In posts on 23 and 24 February I highlighted the story of Croydon Public Library’s unexpected role as an innovator in film archiving, before the First World War. I should have checked the literature, because the story has been uncovered before, by the film historian Stephen Bottomore, who wrote a chapter on early calls for film museums in the marvellous history of nitrate film, This Film is Dangerous: A Celebration of Nitrate Film (ed. Roger Smither, FIAF, 2002). Bottomore uncovered a reference in The Bioscope journal (26 May 1910, p. 3) to Croydon having established the film collection in 1910. The report I found dated from 1914, so this proto-regional film archive existed for four years at least. Originally the films were projected at the library should anyone need to see them, but later a viewing device was created by a local engineer. However, what is significant about the Croydon initiative is not just that it was such an early attempt to form a publicly-accessible film collection, but that it was argued for as a civic duty, fulfilling a local need, and seen alongside other media that were appropriate for a local authority to be funding as part of its library services.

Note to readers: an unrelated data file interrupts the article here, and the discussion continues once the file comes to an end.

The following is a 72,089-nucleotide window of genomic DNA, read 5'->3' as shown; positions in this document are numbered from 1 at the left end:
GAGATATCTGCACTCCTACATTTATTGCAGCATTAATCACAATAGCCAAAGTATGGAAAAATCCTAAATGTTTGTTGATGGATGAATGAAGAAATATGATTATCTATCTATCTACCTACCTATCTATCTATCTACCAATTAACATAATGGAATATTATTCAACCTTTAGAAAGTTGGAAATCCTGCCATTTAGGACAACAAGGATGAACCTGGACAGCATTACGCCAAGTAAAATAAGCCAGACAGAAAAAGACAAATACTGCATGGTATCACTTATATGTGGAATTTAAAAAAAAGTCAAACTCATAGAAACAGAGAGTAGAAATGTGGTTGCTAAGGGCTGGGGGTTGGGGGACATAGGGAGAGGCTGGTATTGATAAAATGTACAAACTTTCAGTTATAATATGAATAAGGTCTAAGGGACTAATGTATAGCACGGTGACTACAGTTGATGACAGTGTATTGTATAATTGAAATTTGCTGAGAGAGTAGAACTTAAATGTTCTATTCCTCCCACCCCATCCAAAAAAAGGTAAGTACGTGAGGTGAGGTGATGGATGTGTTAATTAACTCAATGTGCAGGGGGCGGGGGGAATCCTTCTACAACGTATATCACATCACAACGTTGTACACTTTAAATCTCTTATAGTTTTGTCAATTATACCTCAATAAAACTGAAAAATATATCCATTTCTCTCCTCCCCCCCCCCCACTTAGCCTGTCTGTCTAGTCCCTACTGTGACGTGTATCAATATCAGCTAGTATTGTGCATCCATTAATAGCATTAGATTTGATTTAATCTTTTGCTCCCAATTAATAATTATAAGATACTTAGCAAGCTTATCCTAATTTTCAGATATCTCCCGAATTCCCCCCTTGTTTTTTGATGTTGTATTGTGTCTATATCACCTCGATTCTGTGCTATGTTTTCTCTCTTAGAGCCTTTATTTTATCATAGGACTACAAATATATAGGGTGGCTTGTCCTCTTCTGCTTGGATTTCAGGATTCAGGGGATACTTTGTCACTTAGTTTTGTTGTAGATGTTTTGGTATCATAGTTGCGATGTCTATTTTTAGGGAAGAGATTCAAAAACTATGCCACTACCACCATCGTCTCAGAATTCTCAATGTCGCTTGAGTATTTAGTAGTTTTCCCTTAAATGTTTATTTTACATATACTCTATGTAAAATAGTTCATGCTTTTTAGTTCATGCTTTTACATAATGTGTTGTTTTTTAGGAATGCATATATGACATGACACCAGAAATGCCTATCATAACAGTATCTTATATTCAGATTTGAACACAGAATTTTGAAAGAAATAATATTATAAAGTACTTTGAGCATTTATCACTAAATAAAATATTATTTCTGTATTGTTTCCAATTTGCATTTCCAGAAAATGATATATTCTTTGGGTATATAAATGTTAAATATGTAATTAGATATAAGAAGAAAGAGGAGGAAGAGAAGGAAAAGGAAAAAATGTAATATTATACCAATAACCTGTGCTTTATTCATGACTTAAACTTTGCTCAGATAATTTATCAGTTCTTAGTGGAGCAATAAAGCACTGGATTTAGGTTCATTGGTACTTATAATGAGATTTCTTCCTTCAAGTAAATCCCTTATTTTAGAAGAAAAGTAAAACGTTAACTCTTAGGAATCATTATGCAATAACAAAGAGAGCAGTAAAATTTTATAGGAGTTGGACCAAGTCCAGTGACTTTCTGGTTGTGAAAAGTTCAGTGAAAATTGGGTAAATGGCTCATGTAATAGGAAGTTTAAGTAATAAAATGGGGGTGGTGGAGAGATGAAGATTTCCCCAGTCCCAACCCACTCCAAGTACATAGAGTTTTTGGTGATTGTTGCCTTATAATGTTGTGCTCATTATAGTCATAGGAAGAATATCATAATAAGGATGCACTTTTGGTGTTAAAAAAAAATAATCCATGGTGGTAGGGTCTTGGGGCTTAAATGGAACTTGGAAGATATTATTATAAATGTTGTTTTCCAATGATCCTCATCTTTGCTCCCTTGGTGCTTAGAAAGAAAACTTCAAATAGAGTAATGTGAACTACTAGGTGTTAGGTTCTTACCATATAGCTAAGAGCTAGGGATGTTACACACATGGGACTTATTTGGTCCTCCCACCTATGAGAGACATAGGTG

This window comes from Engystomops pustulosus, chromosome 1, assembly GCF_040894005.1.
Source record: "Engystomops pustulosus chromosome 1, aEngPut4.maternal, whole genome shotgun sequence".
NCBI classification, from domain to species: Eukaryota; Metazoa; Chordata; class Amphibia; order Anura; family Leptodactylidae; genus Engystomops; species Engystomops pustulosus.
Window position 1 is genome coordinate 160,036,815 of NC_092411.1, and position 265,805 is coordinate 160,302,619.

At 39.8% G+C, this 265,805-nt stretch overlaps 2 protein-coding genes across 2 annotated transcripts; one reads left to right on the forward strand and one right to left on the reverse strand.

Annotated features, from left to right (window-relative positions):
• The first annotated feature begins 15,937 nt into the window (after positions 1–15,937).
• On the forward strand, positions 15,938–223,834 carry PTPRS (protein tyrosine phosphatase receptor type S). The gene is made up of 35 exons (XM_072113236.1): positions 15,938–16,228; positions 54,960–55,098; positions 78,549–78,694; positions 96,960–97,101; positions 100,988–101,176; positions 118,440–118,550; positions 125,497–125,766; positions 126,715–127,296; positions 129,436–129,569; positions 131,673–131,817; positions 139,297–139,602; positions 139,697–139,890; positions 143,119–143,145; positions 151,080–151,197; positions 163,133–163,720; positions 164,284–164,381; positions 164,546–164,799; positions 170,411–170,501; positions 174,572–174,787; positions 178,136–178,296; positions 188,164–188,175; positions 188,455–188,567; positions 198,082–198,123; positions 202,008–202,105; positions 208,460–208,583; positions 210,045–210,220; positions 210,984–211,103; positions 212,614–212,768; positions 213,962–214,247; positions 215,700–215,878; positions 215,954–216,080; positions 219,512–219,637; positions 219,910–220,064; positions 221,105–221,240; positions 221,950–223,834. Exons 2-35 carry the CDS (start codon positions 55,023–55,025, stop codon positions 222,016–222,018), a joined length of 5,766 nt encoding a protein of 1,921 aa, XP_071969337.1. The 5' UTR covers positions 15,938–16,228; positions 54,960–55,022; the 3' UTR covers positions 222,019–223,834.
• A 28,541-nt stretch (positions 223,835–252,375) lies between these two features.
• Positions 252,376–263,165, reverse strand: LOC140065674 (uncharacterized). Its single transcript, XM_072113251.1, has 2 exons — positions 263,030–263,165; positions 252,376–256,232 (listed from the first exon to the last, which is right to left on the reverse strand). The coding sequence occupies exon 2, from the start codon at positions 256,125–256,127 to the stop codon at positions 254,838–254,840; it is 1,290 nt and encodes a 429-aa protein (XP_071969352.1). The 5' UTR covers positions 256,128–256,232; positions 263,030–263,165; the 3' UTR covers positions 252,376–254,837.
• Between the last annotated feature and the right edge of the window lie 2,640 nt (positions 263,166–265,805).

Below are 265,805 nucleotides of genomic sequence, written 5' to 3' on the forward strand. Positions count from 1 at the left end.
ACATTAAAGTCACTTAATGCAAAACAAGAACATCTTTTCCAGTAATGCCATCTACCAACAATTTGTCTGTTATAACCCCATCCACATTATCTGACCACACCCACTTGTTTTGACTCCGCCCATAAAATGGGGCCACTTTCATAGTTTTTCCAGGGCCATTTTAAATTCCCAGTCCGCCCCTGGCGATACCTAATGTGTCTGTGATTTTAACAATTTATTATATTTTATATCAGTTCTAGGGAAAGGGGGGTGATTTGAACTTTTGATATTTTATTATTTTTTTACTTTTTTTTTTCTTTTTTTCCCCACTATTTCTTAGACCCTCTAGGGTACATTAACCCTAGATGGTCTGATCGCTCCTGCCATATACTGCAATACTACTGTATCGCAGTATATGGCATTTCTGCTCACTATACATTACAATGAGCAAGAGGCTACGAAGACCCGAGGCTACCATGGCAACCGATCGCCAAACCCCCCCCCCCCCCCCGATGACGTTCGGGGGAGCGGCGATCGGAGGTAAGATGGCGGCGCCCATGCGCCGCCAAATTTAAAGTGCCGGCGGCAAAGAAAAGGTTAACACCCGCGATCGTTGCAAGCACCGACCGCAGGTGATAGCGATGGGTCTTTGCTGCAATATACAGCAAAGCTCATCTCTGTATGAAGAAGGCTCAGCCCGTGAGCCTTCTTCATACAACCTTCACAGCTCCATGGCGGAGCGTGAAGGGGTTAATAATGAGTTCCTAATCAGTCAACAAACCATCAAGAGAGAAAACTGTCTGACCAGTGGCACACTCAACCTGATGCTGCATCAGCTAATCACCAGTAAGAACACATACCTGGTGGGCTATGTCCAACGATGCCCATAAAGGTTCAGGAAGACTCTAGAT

Bottomore’s essay (‘”The sparkling surface of the sea of history” – Notes on the Origins of Film Preservation’) has a huge amount of information on the calls to preserve films and to create national film museums which arose almost as soon as films were invented.